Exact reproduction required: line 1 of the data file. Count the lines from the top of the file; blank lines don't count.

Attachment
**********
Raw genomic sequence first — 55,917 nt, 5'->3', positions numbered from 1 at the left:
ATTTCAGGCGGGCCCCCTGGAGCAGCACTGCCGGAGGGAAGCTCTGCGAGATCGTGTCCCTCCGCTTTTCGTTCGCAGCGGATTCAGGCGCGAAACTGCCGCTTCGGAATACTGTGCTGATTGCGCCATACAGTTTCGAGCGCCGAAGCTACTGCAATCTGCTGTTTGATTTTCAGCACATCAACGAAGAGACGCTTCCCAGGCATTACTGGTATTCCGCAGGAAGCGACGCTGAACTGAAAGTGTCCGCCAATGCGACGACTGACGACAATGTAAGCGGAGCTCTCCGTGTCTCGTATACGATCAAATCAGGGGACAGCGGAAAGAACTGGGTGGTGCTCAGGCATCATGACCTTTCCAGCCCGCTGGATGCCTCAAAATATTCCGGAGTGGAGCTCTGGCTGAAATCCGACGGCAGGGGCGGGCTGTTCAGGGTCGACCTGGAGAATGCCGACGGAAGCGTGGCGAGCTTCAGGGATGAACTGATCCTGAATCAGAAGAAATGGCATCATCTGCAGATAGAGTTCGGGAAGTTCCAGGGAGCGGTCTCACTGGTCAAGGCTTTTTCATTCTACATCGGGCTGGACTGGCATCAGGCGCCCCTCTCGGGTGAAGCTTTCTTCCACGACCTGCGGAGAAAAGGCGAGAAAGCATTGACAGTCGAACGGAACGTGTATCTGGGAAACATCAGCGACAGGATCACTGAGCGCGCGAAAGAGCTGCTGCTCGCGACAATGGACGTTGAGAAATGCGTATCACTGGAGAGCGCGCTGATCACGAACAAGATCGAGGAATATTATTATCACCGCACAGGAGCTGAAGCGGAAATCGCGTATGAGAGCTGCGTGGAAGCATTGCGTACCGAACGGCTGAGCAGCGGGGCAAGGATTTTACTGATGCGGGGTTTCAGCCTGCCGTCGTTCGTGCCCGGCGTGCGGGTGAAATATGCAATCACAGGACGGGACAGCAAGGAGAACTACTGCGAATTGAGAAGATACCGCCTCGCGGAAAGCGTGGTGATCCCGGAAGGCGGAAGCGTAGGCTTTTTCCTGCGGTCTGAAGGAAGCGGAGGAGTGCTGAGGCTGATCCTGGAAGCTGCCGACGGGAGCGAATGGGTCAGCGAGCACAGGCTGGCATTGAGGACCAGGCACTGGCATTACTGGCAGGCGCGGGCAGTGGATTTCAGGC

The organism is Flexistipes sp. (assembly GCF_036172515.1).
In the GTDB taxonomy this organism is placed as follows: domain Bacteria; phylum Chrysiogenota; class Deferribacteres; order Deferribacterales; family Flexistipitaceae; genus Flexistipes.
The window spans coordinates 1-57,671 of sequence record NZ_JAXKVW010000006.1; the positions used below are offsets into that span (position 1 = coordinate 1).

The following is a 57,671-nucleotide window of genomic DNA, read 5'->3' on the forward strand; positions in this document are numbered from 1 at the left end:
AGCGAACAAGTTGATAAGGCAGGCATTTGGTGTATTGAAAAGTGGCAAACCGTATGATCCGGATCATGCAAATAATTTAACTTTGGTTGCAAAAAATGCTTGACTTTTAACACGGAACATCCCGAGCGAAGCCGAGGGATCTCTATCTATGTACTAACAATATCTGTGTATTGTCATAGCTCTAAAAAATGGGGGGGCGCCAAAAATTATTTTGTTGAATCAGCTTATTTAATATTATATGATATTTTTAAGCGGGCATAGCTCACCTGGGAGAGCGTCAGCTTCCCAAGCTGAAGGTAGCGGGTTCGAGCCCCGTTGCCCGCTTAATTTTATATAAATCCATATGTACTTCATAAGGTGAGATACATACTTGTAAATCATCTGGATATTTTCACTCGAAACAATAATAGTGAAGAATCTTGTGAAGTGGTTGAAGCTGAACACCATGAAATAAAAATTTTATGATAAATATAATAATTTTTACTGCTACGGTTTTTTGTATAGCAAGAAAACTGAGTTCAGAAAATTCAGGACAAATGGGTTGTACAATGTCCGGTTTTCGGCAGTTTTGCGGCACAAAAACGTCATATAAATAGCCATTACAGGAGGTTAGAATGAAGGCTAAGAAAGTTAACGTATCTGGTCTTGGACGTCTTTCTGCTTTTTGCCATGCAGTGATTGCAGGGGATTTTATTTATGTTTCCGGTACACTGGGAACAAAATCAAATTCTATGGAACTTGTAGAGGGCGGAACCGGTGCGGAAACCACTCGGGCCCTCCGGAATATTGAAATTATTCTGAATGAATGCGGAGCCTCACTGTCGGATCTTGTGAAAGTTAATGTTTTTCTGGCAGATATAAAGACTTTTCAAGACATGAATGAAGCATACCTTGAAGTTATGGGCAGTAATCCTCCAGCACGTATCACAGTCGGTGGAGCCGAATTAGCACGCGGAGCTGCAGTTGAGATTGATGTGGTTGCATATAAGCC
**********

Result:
Raw genomic sequence first — 55,917 nt, 5'->3', positions numbered from 1 at the left: